I said yes to working for J partly out of a need for distraction and partly because I missed the feel of hard labour on my body. The last few weeks had been almost immaterial; reading, researching, making proposals and writing fora fictitious future, and at least this was a contrast, something I could touch and melt into. I wanted the almost sobering feeling of reducing myself to an hourly wage, I wanted to feel a weight on my body.

I knew it was a dusty idea to stay at S’s place. I woke up in the middle of the night to the sound of the heating system, took a shower in the black bathroom, the foam formed like white blood on the tiles, stains that didn’t come off afterwards.The shampoo, the conditioner, the towels and the toothbrush were all black, as was the decor in the studio and the black Maserati across the street. I started to count, 1. Crow, 2. Shoes, 3. Linen, 4. Fork, 5. Curtain, 6. LEGO, 7. Insect, 8. Game chair, until counting didn’t make sense anymore. It was as if, by creating some kind of system for myself, by trying to find meaning in these objects, I was thinking about how they could, if at all, relate to his death. I looked into cursed objects, mythologies around objects, consumer fetishism. Tried to argue how the dark shadows were eating the light ones, how the whole garden was pitch black all day long. How his bike and his movements were dark in away.
A visa card weighs 6 grams

1 euro weighs 8 grams

My passport weighs 32 grams 
Wristwatch—119 grams 

Phone—333 grams 

Keys—123 grams 

Chewing Gum—2 grams
We went there just to have a look at things, just to get a glimpse of this Place where
nothing was tied down, except the concrete DIY bags and logos King, Crystal and (fragment). Everything was in a floating state, the girls looked like boys and the boys like girls, some wore dresses and heavy moon-like shoes. The rooms you entered didn’t lead anywhere, or they had something never-ending about them, something ironic in the way one maze covered in runway logos slowly led to a dump. Another place was made from aluminium and inside, hidden between one sheet of alu and another, there were eyes blinking repeatedly, a girl lying bottomless on the concrete floor posing in a t-shirt of some yet-to-be-invented cartoon character. It felt infinite and solid at the same time, as if, in its dream-like character, it captured something about the way things constantly move, dissolve and break into each other.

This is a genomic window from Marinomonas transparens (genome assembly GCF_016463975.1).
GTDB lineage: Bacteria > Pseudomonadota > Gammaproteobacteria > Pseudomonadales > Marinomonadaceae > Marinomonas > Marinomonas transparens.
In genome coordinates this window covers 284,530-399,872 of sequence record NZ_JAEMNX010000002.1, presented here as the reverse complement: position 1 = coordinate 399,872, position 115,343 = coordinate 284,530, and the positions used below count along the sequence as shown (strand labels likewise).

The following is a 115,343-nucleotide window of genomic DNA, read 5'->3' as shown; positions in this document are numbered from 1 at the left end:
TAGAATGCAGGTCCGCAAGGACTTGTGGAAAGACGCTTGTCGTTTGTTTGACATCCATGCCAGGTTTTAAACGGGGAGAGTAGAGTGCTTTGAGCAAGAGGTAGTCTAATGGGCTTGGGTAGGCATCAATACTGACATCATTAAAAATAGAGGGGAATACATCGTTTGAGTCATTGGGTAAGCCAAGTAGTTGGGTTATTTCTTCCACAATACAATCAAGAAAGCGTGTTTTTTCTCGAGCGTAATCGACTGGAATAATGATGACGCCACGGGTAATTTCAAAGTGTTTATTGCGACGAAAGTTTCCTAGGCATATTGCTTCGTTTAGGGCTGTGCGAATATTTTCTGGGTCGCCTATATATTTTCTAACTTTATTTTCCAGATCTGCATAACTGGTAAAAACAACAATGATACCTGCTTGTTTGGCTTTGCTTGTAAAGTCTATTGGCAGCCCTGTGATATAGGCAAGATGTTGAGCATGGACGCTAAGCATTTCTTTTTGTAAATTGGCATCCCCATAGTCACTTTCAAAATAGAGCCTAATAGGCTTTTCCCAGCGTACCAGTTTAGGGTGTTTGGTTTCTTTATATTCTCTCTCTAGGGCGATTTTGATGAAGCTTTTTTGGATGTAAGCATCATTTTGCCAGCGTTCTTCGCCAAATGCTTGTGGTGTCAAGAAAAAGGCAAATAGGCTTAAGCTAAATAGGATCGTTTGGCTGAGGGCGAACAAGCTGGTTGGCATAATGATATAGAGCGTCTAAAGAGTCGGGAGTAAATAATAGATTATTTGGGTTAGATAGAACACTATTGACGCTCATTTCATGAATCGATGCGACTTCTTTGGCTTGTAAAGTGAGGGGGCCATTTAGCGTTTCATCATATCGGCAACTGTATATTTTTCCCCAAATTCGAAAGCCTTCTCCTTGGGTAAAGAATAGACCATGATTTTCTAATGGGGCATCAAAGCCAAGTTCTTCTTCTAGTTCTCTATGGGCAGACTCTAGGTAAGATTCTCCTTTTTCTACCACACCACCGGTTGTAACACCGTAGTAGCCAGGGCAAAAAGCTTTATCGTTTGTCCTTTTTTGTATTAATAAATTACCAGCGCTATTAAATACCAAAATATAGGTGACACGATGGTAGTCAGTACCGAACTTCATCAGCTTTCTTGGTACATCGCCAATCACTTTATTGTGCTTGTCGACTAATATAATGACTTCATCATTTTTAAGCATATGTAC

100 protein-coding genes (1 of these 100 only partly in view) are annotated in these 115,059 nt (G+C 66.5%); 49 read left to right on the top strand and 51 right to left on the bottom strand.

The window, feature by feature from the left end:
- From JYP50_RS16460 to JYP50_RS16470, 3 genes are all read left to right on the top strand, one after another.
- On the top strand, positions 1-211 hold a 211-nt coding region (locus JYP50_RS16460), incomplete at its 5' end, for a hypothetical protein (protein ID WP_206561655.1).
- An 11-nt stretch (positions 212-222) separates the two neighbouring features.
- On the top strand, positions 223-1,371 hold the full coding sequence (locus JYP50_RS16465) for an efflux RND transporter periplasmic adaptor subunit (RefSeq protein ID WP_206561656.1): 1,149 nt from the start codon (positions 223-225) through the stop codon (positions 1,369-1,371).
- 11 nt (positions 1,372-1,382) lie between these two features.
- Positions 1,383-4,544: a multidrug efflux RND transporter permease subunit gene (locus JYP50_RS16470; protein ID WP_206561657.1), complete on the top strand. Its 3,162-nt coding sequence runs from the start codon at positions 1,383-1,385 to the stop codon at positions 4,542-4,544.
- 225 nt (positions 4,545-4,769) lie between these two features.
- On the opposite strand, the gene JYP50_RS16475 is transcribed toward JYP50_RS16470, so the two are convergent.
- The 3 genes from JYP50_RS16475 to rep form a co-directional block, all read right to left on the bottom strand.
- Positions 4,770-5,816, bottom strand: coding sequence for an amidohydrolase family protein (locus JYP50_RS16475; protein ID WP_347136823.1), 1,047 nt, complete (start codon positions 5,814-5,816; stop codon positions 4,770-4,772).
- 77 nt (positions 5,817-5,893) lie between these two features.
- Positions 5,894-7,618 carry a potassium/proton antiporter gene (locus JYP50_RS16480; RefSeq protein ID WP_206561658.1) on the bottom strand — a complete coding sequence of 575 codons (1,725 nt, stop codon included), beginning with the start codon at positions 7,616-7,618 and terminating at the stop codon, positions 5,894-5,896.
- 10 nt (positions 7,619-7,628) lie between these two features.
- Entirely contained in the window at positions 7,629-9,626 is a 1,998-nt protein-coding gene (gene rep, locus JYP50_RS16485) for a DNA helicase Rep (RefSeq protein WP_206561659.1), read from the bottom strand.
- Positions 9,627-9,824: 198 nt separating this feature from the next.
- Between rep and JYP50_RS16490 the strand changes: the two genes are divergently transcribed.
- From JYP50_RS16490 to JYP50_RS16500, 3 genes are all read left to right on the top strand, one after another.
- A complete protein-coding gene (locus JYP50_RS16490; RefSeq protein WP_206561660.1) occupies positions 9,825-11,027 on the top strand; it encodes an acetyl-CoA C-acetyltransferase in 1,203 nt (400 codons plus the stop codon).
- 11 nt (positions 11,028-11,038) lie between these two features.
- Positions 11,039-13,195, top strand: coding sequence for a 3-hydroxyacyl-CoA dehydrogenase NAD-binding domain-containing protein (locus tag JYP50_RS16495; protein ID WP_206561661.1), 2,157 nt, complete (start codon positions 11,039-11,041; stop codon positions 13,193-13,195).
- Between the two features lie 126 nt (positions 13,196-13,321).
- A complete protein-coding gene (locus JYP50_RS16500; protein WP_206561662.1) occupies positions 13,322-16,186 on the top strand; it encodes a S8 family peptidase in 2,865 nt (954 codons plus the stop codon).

We are standing opposite each other, hands folded together, glazing into a reflection. There are mountains and landscapes all around us. What does it mean to know a place.

When you have been away from ‘A’ and return to it, is it then still the same place. What is
 ‘A’ in and of itself. If we define ‘A’ in terms of our relationship to it, how does that change the way we look at it. When does ‘A’ start to fluctuate, when does it get turbulent.

The woman in the hydraulic crane is rotating the joystick to move its extending arm along the outside of the plane. When she presses the joystick down, a high-pressure orange liquid covers the surface. The foam momentarily blocks the view from the windows.

A.F.R. R.A.F F.A.R

Where are you and how does one find you. Are you still a body, or just particles of dust, stars or satellites. Will I find you if I move closer to the moon or to the sun. Do you remember the time when there was a white pigeon inside the airplane, causing panic and an early descent.

I have made lists about how you can fully or partly disappear, the lists include; digital camouflage, clouds and masks, the idea that systems can be so watertight that you can disappear into them, and the camera as a way to make yourself invisible.